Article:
Perl to Python conversion
aioe.org at technicalbloke.com
Sun Dec 13 22:08:50 CET 2009
Martin Schöön wrote:
> Thanks all, great response!
> A little more background:
> I am not a programmer but I have done some programming in the past.
> This was all humble number crunching as part of my PhD project using
> FORTRAN. I also did some Rocky Mountain Basic coding for programs
> manipulating measurement instruments. And I did a minute amount
> of Turbo Pascal code, too little and too many years ago to count.
> Since then I have done some stuff in Matlab and (very basic) UNIX
> Does HTML, css and LaTeX count?
> So why Python? Well, I thought it would be fun to learn a little
> about GUI programming and a friend who is a real programmer recommended
> Python + PyQt. I have bought some books and lurked here for about
> a year but haven't managed to get going yet. I figured I needed
> some kind of project for that and now I have two.
> Learning Python and PyQt is spare time killer/brain teaser activity.
> The thermal contact conductance stuff is something that come in
> handy at work.
> So here is what I plan to do based on your kind advice and some
> thinking of my own.
> 1) I fix the unit thing by adding a conversion to the results
> presentation routine.
> 2) Recreating the functionality of the program in Python and PyQt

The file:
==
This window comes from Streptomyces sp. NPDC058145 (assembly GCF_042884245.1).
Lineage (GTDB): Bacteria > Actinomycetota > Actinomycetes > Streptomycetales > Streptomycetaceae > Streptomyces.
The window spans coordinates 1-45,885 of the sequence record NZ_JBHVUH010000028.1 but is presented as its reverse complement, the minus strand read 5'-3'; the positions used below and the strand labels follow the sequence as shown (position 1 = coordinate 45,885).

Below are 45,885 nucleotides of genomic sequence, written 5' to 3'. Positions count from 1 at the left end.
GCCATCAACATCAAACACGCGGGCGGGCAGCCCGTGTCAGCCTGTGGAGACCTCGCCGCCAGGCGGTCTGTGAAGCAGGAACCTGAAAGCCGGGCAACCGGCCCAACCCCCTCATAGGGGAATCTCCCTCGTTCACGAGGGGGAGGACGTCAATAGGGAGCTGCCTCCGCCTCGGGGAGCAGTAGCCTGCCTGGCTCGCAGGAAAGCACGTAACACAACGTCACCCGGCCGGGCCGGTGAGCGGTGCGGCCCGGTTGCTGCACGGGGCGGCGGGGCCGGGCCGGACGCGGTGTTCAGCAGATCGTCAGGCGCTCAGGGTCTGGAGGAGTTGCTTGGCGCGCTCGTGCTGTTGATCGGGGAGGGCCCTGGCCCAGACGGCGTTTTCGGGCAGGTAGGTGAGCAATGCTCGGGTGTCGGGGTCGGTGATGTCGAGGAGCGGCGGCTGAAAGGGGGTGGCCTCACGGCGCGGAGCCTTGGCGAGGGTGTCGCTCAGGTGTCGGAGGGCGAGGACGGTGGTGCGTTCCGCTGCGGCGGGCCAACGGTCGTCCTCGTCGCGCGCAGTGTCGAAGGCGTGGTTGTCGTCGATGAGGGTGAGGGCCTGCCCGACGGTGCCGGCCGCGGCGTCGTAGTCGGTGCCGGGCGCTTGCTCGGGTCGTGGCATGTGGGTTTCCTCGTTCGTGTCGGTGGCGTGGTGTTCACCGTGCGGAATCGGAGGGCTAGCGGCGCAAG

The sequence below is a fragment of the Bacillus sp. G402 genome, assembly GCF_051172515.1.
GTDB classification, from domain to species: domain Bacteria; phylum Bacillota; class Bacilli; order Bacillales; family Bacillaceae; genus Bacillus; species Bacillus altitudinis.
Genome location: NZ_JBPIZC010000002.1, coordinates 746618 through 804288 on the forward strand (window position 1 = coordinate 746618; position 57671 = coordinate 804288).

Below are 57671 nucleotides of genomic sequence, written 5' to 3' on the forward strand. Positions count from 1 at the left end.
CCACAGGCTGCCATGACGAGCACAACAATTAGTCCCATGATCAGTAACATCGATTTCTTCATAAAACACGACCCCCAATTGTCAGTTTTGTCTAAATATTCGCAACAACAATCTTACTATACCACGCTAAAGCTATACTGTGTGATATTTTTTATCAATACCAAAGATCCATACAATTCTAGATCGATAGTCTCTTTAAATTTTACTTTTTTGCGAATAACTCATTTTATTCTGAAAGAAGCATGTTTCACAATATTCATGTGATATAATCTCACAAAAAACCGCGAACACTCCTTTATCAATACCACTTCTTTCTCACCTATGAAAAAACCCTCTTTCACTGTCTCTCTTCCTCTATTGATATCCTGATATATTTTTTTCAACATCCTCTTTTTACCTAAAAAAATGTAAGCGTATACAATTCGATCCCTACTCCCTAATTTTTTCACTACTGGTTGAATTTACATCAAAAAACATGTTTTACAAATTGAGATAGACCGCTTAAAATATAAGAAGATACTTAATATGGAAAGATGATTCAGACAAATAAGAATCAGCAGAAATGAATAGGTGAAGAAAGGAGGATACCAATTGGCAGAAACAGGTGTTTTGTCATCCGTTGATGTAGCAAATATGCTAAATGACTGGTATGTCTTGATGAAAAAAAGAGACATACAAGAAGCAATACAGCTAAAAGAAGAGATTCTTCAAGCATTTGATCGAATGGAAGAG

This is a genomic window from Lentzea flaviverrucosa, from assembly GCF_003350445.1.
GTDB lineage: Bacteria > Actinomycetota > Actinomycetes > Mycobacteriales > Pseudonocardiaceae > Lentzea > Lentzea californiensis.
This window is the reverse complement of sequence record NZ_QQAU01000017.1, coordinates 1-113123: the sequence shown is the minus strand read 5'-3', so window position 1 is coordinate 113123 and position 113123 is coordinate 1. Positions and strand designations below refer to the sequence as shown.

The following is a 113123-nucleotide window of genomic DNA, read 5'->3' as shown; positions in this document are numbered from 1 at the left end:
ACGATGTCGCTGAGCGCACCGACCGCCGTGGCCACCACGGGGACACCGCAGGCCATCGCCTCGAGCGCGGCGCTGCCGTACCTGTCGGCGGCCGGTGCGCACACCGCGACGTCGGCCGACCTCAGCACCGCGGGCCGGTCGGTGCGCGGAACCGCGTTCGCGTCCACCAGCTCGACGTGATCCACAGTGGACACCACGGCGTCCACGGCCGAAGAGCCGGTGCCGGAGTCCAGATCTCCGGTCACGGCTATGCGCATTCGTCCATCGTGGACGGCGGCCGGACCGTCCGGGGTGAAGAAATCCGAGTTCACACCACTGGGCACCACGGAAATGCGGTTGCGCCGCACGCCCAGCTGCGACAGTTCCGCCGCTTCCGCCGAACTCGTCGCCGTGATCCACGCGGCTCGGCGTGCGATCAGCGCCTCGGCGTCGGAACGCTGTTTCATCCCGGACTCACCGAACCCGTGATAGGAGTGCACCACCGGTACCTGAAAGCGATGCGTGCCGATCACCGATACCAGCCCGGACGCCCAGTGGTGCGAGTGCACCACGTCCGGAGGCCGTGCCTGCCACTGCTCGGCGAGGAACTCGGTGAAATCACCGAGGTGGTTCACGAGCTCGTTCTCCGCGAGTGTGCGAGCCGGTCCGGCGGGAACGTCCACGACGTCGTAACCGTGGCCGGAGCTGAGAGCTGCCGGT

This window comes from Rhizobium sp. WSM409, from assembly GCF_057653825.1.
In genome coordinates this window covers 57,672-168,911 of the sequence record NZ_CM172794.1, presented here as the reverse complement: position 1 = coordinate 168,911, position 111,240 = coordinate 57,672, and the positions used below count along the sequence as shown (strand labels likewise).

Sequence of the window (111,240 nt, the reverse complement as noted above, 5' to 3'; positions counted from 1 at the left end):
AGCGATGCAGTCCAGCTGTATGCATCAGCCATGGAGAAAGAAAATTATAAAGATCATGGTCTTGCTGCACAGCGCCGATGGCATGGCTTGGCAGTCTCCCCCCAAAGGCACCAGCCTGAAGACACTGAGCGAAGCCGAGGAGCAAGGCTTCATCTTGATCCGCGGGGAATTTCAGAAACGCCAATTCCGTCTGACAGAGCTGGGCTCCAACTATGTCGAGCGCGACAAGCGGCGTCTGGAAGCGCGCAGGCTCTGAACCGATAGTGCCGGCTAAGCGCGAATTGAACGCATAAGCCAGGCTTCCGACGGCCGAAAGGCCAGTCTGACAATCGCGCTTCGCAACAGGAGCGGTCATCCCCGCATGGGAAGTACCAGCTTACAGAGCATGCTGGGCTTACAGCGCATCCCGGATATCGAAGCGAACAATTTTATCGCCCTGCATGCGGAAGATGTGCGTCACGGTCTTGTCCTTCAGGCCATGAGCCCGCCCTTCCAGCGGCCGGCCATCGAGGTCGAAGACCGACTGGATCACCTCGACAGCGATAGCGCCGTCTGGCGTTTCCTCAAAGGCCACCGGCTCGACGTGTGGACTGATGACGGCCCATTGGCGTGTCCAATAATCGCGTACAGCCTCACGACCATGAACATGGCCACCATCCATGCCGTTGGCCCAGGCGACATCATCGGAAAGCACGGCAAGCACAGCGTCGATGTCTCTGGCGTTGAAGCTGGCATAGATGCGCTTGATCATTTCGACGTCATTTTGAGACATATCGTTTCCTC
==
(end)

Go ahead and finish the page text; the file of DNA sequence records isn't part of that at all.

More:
> will be a 'long term' educational project at home. There are
> various bits and pieces there: data base handling, GUI design, math,
> logic, error/exception handling...
> We have long, dark winters where I live :-)
> All the best,
I'd recommend you start from scratch and refer to the perl version if
and when you need to. You'll probably find the majority of code in a GUI
app is boring window handling stuff rather, often this is machine
generated (by progs like glade) rather than hand coded anyway so it will
probably provide little insight. Also, they probably didn't make it with
QT which is fairly different from GTK. It's like the housing industry,
demolition + newbuild is almost always cheaper than renovation. If you
can spare yourself the ordeal of learning perl and the chore of
interpreting somebody else's perl then grasp it with both hands!
Good luck. I'm sure you'll be fine - python is a deeply pleasing
language to work in :)
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